The first thought I had after finishing Sue Monk Kidd’s latest novel, The Invention of Wings, was that it can often take a lifetime to find your voice and the courage to use it. Sarah Grimké would no doubt agree; Kidd’s fictionalized account of the lives of the first American women abolitionists Sarah Grimké and her sister Angelina (Nina) is by turns touching, disturbing, and enlightening, pointing out the almost insurmountable difficulties and painful consequences involved in taking a stand in life and fighting for what you believe in. It is impossible not to be moved by this novel; the writing evokes both questions and the desire to make (some) sense of what must have been a horrific existence for the slaves in Charleston South Carolina in the 19th century (1803-1838). Despite being ‘protected’ by the wealthy families who owned them, the slaves’ lives and daily treatment depended upon the whims and moods of their owners. Their psychological well-being and physical comfort did not matter at all. Punishment was meted out rather arbitrarily for minor infractions, e.g. the Missus was having a bad day and one of her slaves ’disobeyed’ her orders, wasn’t listening properly, or was too slow in responding. The actual punishments were little more than exercises in the public torture of other human beings, and inflicted permanent damage on many of the slaves who suffered these tortures. It is established very early on in the novel that Sarah wishes to have no part in the ownership of another human being—in her case, 10-year old Handful (Hetty) who becomes Sarah’s slave against her wishes, forced upon her by her family on her 11th birthday. Sarah does not want to be like her family at all, but she is trapped within it. One might think that the desire to treat another human being the way one would wish to be treated, would be simple enough to achieve within one’s own family. One might expect that one’s family (churchgoers and law-abiding citizens) would support you in your quest to treat other human beings, who happen to be non-white, fairly and kindly. But that is not the case in Sarah’s family (or in society at large). Their cruelty knows no bounds, toward slaves who endure the physical cruelties, and toward their enlightened daughters Sarah and Nina who must endure the psychological abuses meted out to them for wishing to abolish slavery. In Sarah’s case, her independent and outspoken voice becomes muffled after she is dressed down by her father in front of the family—told that her dreams and aspirations of becoming a lawyer are simply out of the question. She is then forbidden to use her father’s library to read her beloved books in an attempt to educate herself. She suffers ridicule in front of her family for her aspirations to make something of herself; her father and brothers essentially tell her, rather cruelly, that she is a fool to have had such aspirations, even though her father appeared to encourage them only when he assumed that she did not take his words seriously. It is after this humiliation, and really the only time in the novel, that her mother shows her any compassion whatsoever and lets down her guard as far as describing to Sarah what women can and cannot aspire to within the framework of their society. You get the sense that her mother does not like that women’s lives had limitations put upon them, but she retreats again behind her mask of upholding the society she finds herself in, for all it is worth, because it is that society of wealth and political correctness that gives her status and keeps her materially-comfortable. Her mother’s role in life was to bear her husband many children, which she did. Sarah’s dressing-down by her father and brothers is followed by the societal humiliation she has to endure when her fiancé is exposed as a serial user of young women for sexual gains; he proposes to them and then tells them that they can now become intimate because they are engaged. After these incidents, Sarah is completely browbeaten and unable to find the voice she once had. She struggles along, as does Handful, each of them trying to find the wings they need to escape their stifling existences. When her sister Nina is born, Sarah becomes almost like a mother to her, and Nina grows quite close to her. Eventually she comes to share her sister’s abolitionist (and feminist) views, which puts both of them at odds with their family and with Charleston society. Sarah moves to the North and becomes a Quaker; Nina eventually follows her and the two of them embark on their mission to abolish slavery. Sarah finds her voice again after many years, but struggles with self-confidence, in contrast to Nina who is a born orator and who does not seem to lack confidence at all. The bulk of the novel is really Sarah and Handful’s stories, and how Sarah steps up to the plate to keep her promise to Handful’s mother Charlotte to free Handful.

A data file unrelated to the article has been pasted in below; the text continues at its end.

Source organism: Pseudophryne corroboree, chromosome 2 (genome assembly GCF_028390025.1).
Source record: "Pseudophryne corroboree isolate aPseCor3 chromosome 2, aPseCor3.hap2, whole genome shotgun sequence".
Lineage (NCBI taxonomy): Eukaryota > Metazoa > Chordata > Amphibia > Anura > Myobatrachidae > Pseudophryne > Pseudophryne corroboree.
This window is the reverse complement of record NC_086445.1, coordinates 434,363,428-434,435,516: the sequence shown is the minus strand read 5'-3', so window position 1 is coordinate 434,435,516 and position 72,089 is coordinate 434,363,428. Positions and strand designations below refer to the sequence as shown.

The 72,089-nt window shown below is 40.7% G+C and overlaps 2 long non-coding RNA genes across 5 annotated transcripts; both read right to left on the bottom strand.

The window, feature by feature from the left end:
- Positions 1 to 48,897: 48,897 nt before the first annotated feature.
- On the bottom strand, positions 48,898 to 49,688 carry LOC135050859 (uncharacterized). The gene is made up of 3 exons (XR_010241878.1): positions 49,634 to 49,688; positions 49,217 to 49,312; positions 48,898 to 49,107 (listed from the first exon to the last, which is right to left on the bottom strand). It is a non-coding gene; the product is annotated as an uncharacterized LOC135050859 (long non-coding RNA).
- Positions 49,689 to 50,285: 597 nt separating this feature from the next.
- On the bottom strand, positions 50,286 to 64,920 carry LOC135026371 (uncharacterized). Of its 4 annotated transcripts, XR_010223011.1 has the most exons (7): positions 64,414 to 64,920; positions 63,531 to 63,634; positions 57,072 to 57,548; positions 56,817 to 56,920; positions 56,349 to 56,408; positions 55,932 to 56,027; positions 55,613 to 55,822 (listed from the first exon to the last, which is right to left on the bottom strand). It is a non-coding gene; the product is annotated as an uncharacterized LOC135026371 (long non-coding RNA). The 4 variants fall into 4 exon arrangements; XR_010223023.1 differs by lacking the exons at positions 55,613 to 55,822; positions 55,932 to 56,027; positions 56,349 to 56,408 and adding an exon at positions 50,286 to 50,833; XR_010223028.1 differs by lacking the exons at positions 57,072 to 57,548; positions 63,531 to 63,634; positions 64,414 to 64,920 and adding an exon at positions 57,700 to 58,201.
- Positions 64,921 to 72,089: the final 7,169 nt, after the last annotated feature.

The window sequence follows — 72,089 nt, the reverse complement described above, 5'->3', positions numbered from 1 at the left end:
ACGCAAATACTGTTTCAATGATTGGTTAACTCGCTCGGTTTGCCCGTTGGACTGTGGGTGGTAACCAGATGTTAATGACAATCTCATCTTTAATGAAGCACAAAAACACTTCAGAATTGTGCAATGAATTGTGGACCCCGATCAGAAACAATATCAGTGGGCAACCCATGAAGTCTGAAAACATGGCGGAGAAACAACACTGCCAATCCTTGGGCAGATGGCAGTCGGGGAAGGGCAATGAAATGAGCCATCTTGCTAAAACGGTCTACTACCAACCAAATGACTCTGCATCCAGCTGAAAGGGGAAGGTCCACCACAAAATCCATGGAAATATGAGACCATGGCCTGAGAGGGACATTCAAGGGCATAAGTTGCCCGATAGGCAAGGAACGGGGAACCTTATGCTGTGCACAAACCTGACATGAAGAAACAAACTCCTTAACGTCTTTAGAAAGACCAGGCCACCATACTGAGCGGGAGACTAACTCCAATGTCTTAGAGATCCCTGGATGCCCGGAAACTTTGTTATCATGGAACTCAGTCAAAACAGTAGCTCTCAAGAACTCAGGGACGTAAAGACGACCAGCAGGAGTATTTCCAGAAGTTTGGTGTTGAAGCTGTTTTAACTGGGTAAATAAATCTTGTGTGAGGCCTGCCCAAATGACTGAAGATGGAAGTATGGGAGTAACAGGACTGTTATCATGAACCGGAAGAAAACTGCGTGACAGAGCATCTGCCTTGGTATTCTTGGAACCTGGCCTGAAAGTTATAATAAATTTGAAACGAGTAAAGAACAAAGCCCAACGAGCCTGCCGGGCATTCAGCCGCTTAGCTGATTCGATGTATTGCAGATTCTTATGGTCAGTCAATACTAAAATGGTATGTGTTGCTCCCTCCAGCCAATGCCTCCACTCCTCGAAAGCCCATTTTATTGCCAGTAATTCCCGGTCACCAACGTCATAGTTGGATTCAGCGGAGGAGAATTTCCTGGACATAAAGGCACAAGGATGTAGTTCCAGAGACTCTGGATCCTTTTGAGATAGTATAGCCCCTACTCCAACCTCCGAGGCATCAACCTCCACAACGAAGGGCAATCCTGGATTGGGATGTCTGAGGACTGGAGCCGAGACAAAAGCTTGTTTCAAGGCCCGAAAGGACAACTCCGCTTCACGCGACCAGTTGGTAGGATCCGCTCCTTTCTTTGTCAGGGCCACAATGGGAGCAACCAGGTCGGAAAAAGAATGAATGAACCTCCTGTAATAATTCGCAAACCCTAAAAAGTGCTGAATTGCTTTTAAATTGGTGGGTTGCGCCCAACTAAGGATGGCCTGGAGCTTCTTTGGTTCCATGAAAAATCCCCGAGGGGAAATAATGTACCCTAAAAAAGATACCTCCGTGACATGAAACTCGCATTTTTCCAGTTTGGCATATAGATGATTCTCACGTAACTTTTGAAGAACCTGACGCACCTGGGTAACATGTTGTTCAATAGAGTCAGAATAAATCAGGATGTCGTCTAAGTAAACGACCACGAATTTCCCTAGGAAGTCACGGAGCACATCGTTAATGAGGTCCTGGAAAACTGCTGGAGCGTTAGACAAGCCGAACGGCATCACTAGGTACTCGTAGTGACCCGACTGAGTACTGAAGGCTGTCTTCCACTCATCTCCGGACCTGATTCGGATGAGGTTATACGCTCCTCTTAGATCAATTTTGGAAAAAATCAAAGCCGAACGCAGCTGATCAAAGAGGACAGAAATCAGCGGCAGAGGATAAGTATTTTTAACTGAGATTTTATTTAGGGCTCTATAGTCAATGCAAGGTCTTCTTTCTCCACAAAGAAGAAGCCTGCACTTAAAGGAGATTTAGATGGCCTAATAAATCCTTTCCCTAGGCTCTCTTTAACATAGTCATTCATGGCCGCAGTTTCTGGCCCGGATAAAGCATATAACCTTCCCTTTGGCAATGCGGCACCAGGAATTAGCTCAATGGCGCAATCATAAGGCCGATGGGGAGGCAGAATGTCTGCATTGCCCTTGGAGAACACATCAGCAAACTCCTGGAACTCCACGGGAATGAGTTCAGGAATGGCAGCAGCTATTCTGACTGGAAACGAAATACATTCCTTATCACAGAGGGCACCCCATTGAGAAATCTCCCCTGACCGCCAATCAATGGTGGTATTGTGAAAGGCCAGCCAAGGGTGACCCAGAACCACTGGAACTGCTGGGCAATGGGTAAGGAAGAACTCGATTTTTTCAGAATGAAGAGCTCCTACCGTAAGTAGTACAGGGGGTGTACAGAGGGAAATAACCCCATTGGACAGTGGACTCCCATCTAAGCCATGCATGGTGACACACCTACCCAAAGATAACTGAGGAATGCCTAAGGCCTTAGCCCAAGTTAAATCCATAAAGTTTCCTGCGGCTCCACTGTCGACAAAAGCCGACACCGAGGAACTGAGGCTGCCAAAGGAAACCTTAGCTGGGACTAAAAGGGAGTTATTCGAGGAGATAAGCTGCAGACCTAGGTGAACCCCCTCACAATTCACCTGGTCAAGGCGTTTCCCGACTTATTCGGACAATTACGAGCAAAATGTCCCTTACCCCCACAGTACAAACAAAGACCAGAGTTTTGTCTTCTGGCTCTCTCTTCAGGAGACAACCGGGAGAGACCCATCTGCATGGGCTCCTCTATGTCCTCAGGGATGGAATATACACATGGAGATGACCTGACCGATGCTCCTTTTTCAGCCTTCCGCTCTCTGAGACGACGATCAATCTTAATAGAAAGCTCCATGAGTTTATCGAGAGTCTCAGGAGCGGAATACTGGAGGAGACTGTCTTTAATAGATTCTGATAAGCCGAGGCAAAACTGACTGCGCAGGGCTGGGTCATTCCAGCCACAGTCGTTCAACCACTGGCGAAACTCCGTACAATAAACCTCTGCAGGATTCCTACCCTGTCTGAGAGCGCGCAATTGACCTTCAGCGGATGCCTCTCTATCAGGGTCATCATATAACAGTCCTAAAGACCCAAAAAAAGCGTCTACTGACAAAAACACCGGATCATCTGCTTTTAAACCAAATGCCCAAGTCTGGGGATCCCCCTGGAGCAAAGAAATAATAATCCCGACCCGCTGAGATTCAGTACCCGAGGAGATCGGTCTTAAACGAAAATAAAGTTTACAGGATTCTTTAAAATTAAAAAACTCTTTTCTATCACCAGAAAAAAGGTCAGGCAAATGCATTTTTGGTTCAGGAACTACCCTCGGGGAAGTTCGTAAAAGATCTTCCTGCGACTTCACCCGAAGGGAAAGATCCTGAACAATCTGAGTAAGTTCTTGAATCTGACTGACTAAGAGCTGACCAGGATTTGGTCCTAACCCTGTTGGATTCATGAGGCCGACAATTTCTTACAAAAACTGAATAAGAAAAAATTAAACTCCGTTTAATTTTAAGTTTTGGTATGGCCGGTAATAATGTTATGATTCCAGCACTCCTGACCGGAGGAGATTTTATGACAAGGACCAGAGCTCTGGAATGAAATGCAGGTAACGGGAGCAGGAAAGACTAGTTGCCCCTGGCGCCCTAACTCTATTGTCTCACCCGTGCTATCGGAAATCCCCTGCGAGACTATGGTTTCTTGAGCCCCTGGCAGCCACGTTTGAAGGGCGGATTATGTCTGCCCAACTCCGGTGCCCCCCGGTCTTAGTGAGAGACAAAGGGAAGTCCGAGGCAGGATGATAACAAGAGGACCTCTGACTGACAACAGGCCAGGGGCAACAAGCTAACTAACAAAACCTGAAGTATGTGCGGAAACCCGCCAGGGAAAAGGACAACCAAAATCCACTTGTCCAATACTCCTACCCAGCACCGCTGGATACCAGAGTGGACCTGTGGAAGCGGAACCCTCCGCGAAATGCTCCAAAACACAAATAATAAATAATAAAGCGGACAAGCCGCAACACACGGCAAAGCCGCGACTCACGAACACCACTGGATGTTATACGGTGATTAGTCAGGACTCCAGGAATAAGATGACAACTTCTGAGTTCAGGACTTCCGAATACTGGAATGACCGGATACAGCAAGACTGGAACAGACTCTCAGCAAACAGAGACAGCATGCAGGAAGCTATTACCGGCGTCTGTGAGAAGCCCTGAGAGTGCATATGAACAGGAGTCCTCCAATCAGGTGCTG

Sometimes a person is born with a voice that he or she has no problems using as he or she grows up. One takes a vocal stand against injustice and bullying, against the immoral ideas and situations in society. And then something happens to stifle that voice, at least for a while. Bullying, cruel slander, psychological abuse, physical abuse, a bad marriage, divorce, loss of a job, financial ruin—all of these can destroy a woman’s voice as well as a man’s. Self-confidence wanes; self-doubt rules. No matter what others say to you, the fact remains that regaining confidence and finding your voice again are your own roads, and you must walk them alone. The novel makes it clear that heroes and heroines are never superhuman; they are ordinary human beings like you and me, with the familiar everyday problems with which we all must deal and tackle. They struggle with self-doubt and misery, with depression, with anxiety, with confusion. They struggle with finding their voices and using them to rail against the injustices in the world. They hold onto their beliefs in the hope that better days will come along; and better days do come along, but at quite a cost, for Sarah, Nina, and Handful. Along the way, you will come to really like these characters and to want to understand them. You will come to appreciate how difficult their lives were because they lived according to their principles, as well as how difficult it was to change the obstinate and unenlightened world around them, at that time, and at any time. Our own civilized society still has much to learn about how to treat the poor, immigrants, the mentally ill, the elderly, or those who just do not fit in no matter how hard they try. Those who support them and fight for them deserve our help and praise, not our criticism and ridicule.